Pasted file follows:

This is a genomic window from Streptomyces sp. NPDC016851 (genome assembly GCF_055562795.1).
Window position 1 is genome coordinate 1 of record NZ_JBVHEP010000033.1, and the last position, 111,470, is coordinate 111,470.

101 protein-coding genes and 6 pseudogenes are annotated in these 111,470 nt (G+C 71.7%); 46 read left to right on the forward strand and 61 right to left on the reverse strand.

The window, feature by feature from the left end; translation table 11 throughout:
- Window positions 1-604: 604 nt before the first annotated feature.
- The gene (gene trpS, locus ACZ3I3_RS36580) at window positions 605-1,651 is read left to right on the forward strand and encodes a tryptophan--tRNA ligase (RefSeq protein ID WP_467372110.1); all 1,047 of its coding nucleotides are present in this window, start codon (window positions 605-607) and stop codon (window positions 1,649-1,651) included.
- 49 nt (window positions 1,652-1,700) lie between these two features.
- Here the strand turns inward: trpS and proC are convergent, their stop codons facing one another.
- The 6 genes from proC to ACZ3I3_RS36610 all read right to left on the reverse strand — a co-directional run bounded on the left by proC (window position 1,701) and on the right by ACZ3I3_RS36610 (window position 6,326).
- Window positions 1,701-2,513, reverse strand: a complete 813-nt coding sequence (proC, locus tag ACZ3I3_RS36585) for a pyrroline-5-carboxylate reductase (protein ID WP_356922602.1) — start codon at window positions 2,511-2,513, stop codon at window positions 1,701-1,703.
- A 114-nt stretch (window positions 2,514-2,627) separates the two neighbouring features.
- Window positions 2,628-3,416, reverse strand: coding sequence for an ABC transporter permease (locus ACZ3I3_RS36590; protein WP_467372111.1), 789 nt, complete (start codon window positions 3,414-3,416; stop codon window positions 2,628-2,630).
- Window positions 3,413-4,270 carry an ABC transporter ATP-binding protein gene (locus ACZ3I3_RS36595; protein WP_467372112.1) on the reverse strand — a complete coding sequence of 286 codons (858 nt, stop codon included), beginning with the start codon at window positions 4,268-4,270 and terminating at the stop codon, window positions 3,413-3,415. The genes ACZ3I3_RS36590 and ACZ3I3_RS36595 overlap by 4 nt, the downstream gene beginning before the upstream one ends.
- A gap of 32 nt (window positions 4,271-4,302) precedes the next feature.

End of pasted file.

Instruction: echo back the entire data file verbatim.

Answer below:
This is a genomic window from Streptomyces sp. NPDC016851 (genome assembly GCF_055562795.1).
Window position 1 is genome coordinate 1 of record NZ_JBVHEP010000033.1, and the last position, 111,470, is coordinate 111,470.

101 protein-coding genes and 6 pseudogenes are annotated in these 111,470 nt (G+C 71.7%); 46 read left to right on the forward strand and 61 right to left on the reverse strand.

The window, feature by feature from the left end; translation table 11 throughout:
- Window positions 1-604: 604 nt before the first annotated feature.
- The gene (gene trpS, locus ACZ3I3_RS36580) at window positions 605-1,651 is read left to right on the forward strand and encodes a tryptophan--tRNA ligase (RefSeq protein ID WP_467372110.1); all 1,047 of its coding nucleotides are present in this window, start codon (window positions 605-607) and stop codon (window positions 1,649-1,651) included.
- 49 nt (window positions 1,652-1,700) lie between these two features.
- Here the strand turns inward: trpS and proC are convergent, their stop codons facing one another.
- The 6 genes from proC to ACZ3I3_RS36610 all read right to left on the reverse strand — a co-directional run bounded on the left by proC (window position 1,701) and on the right by ACZ3I3_RS36610 (window position 6,326).
- Window positions 1,701-2,513, reverse strand: a complete 813-nt coding sequence (proC, locus tag ACZ3I3_RS36585) for a pyrroline-5-carboxylate reductase (protein ID WP_356922602.1) — start codon at window positions 2,511-2,513, stop codon at window positions 1,701-1,703.
- A 114-nt stretch (window positions 2,514-2,627) separates the two neighbouring features.
- Window positions 2,628-3,416, reverse strand: coding sequence for an ABC transporter permease (locus ACZ3I3_RS36590; protein WP_467372111.1), 789 nt, complete (start codon window positions 3,414-3,416; stop codon window positions 2,628-2,630).
- Window positions 3,413-4,270 carry an ABC transporter ATP-binding protein gene (locus ACZ3I3_RS36595; protein WP_467372112.1) on the reverse strand — a complete coding sequence of 286 codons (858 nt, stop codon included), beginning with the start codon at window positions 4,268-4,270 and terminating at the stop codon, window positions 3,413-3,415. The genes ACZ3I3_RS36590 and ACZ3I3_RS36595 overlap by 4 nt, the downstream gene beginning before the upstream one ends.
- A gap of 32 nt (window positions 4,271-4,302) precedes the next feature.